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Can We Have a Discussion about Releasing the Majority of the Guantánamo Prisoners?

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With the prisonwide hunger strike at Guantánamo now entering its third month, conditions at the prison have come under sustained scrutiny for the first time in many years, and media outlets, both domestic and international, have learned, or have been reminded, that 166 men remain at the prison.

They remain imprisoned despite Barack Obama’s promise to close Guantánamo, which he made when he first took office in January 2009, and despite the fact that more than half of them — 86 in total — were cleared for release from the prison in 2009 by an interagency Guantánamo Review Task Force, established by the president to decide who should be freed and who should continue to be held.

For those of us who understand that Guantánamo will poison America’s moral standing as long as it remains open, the awakening or reawakening of interest in the prison — and the prisoners — is progress. There is still some way to go before Obama or lawmakers understand that they need to release prisoners or face the very real prospect that all the prisoners still held at Guantánamo will remain there until they die, even though the overwhelming majority have never been charged with any crime and never will be.

Two-thirds of the 86 prisoners cleared for release are Yemenis, but after a Nigerian man, recruited in Yemen, tried and failed to blow up a plane bound for the United States on Christmas Day 2009 with a bomb in his underwear, Obama imposed a blanket ban on releasing any of the cleared Yemenis, which ban stands to this day. His reluctance was then reinforced and amplified by lawmakers, who passed legislation insisting that no prisoners should be released to any country they regarded as dangerous, or where there had been a claim that even a single released prisoner had been a recidivist.

Alleged incidents of recidivism — returning to the battlefield — have become a rallying cry for lawmakers (most of them Republicans) since Obama took office, as a result of successive claims primarily originating in the Pentagon. Most of the claims, which allege that a significant proportion of released prisoners had become recidivists, have never been adequately backed up by any information that can be independently verified as evidence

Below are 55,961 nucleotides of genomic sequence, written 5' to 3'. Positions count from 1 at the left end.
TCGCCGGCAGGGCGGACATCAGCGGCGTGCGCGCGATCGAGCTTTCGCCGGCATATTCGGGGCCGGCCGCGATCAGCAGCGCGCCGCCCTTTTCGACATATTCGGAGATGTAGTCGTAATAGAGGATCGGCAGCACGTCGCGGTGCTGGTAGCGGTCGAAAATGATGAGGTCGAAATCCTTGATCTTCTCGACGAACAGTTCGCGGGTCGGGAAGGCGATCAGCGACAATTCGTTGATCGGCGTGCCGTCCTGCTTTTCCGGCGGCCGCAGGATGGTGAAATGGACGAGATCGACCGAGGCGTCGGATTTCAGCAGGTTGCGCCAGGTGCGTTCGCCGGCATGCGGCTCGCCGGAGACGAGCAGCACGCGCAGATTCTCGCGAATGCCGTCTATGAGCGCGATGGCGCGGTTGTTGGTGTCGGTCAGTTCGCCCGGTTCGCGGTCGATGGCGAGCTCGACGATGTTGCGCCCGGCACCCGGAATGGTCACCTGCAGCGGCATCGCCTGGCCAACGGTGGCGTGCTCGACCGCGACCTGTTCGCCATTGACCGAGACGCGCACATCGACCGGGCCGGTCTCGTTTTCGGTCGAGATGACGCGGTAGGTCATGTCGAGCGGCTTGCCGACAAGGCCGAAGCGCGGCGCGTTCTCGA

The perceived threat from Yemen — and the dubious claims about recidivism — need to be challenged if a case is to be made for releasing prisoners from Guantánamo, but mainstream commentators have persistently shied away from confronting the president or Congress on these obstacles to the closure of Guantánamo.

So it was somewhat heartening last week to see that Rosa Brooks, law professor and former policy advisor to the Obama administration, wrote an article for Foreign Policy entitled, “Let Them Go” — posted elsewhere as “Why not let Guantánamo prisoners go?” — that directly confronted these questions.

After noting, “The fear that detainees at Guantánamo or Afghanistan might ‘return to the battlefield’ if released remains an ongoing feature of debates about U.S. detention policy,” Brooks conceded that this concern “isn’t entirely frivolous,” because some former prisoners “have taken up arms against the United States after gaining their freedom.” She then directly confronted the refusal to move beyond those concerns by stating, “Here’s my heretical thought: So what? Or, more precisely: Isn’t it time to recognize that the dangers associated with releasing detainees might be outweighed by the dangers of continuing to hold them?”

That is a hugely important point, reinforced by Brooks when she writes that “we should weigh the dangers of releasing detainees against the long-term threat posed by our own detention policies. There’s ample reason to believe that U.S. detention policies have incited anti-American sentiment around the globe.”